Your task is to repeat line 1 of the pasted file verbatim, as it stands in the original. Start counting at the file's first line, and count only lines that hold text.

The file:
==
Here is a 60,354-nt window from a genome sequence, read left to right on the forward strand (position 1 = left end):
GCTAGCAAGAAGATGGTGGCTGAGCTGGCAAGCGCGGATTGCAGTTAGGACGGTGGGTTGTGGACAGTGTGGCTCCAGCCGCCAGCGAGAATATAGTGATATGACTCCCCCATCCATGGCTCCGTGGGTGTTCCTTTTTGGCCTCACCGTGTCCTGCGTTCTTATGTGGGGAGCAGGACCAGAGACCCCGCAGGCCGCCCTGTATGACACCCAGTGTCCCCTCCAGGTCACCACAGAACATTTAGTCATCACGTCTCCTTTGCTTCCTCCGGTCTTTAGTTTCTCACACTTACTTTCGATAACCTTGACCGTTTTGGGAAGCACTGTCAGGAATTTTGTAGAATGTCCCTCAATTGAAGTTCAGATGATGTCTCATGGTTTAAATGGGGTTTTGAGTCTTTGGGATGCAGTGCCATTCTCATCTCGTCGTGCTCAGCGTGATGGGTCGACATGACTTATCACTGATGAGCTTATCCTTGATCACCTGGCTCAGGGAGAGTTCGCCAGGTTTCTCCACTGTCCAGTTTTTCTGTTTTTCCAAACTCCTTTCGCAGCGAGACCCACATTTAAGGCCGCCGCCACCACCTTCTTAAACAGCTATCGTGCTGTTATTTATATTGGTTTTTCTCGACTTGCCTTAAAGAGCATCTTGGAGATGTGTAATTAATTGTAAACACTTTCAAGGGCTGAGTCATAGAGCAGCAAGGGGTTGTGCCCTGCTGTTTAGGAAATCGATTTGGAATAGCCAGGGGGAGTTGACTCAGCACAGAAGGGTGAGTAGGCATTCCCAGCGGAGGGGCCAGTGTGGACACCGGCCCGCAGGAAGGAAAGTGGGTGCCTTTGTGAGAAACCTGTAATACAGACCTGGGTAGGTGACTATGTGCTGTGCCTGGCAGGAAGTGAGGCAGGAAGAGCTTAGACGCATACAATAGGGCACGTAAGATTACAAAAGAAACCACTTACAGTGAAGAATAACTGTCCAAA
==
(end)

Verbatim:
Here is a 60,354-nt window from a genome sequence, read left to right on the forward strand (position 1 = left end):